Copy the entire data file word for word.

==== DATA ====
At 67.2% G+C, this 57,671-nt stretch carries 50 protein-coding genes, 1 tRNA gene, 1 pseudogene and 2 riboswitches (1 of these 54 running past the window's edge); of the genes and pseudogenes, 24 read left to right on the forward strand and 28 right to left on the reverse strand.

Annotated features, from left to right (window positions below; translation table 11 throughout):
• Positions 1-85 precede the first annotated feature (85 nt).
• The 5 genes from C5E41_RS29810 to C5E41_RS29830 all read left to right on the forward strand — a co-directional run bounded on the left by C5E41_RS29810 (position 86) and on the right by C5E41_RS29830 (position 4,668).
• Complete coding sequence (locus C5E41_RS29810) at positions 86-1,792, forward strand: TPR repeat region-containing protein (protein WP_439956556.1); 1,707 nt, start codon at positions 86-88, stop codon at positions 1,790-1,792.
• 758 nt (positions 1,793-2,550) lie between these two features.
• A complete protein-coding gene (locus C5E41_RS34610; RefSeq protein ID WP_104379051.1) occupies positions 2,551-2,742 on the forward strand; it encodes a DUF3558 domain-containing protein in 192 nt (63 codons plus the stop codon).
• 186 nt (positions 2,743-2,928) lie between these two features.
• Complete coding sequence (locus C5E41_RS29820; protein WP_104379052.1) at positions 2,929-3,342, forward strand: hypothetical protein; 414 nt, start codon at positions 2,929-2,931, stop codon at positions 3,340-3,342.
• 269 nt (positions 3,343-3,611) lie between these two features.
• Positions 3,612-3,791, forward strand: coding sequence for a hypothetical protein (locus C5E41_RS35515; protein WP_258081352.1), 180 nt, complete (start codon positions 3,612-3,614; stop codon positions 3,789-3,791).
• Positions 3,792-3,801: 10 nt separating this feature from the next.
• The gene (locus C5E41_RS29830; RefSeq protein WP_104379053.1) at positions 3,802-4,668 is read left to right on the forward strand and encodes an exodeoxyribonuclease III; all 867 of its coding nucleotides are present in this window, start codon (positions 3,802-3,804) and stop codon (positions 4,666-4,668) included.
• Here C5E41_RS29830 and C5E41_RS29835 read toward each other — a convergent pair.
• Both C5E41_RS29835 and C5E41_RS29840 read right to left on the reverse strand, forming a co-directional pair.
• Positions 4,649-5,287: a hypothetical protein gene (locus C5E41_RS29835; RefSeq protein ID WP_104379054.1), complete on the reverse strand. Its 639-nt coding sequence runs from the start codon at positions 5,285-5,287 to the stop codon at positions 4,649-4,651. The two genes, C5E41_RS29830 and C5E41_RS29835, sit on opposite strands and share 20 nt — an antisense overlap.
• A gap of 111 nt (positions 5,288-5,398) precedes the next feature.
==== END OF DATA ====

At 67.2% G+C, this 57,671-nt stretch carries 50 protein-coding genes, 1 tRNA gene, 1 pseudogene and 2 riboswitches (1 of these 54 running past the window's edge); of the genes and pseudogenes, 24 read left to right on the forward strand and 28 right to left on the reverse strand.

Annotated features, from left to right (window positions below; translation table 11 throughout):
• Positions 1-85 precede the first annotated feature (85 nt).
• The 5 genes from C5E41_RS29810 to C5E41_RS29830 all read left to right on the forward strand — a co-directional run bounded on the left by C5E41_RS29810 (position 86) and on the right by C5E41_RS29830 (position 4,668).
• Complete coding sequence (locus C5E41_RS29810) at positions 86-1,792, forward strand: TPR repeat region-containing protein (protein WP_439956556.1); 1,707 nt, start codon at positions 86-88, stop codon at positions 1,790-1,792.
• 758 nt (positions 1,793-2,550) lie between these two features.
• A complete protein-coding gene (locus C5E41_RS34610; RefSeq protein ID WP_104379051.1) occupies positions 2,551-2,742 on the forward strand; it encodes a DUF3558 domain-containing protein in 192 nt (63 codons plus the stop codon).
• 186 nt (positions 2,743-2,928) lie between these two features.
• Complete coding sequence (locus C5E41_RS29820; protein WP_104379052.1) at positions 2,929-3,342, forward strand: hypothetical protein; 414 nt, start codon at positions 2,929-2,931, stop codon at positions 3,340-3,342.
• 269 nt (positions 3,343-3,611) lie between these two features.
• Positions 3,612-3,791, forward strand: coding sequence for a hypothetical protein (locus C5E41_RS35515; protein WP_258081352.1), 180 nt, complete (start codon positions 3,612-3,614; stop codon positions 3,789-3,791).
• Positions 3,792-3,801: 10 nt separating this feature from the next.
• The gene (locus C5E41_RS29830; RefSeq protein WP_104379053.1) at positions 3,802-4,668 is read left to right on the forward strand and encodes an exodeoxyribonuclease III; all 867 of its coding nucleotides are present in this window, start codon (positions 3,802-3,804) and stop codon (positions 4,666-4,668) included.
• Here C5E41_RS29830 and C5E41_RS29835 read toward each other — a convergent pair.
• Both C5E41_RS29835 and C5E41_RS29840 read right to left on the reverse strand, forming a co-directional pair.
• Positions 4,649-5,287: a hypothetical protein gene (locus C5E41_RS29835; RefSeq protein ID WP_104379054.1), complete on the reverse strand. Its 639-nt coding sequence runs from the start codon at positions 5,285-5,287 to the stop codon at positions 4,649-4,651. The two genes, C5E41_RS29830 and C5E41_RS29835, sit on opposite strands and share 20 nt — an antisense overlap.
• A gap of 111 nt (positions 5,288-5,398) precedes the next feature.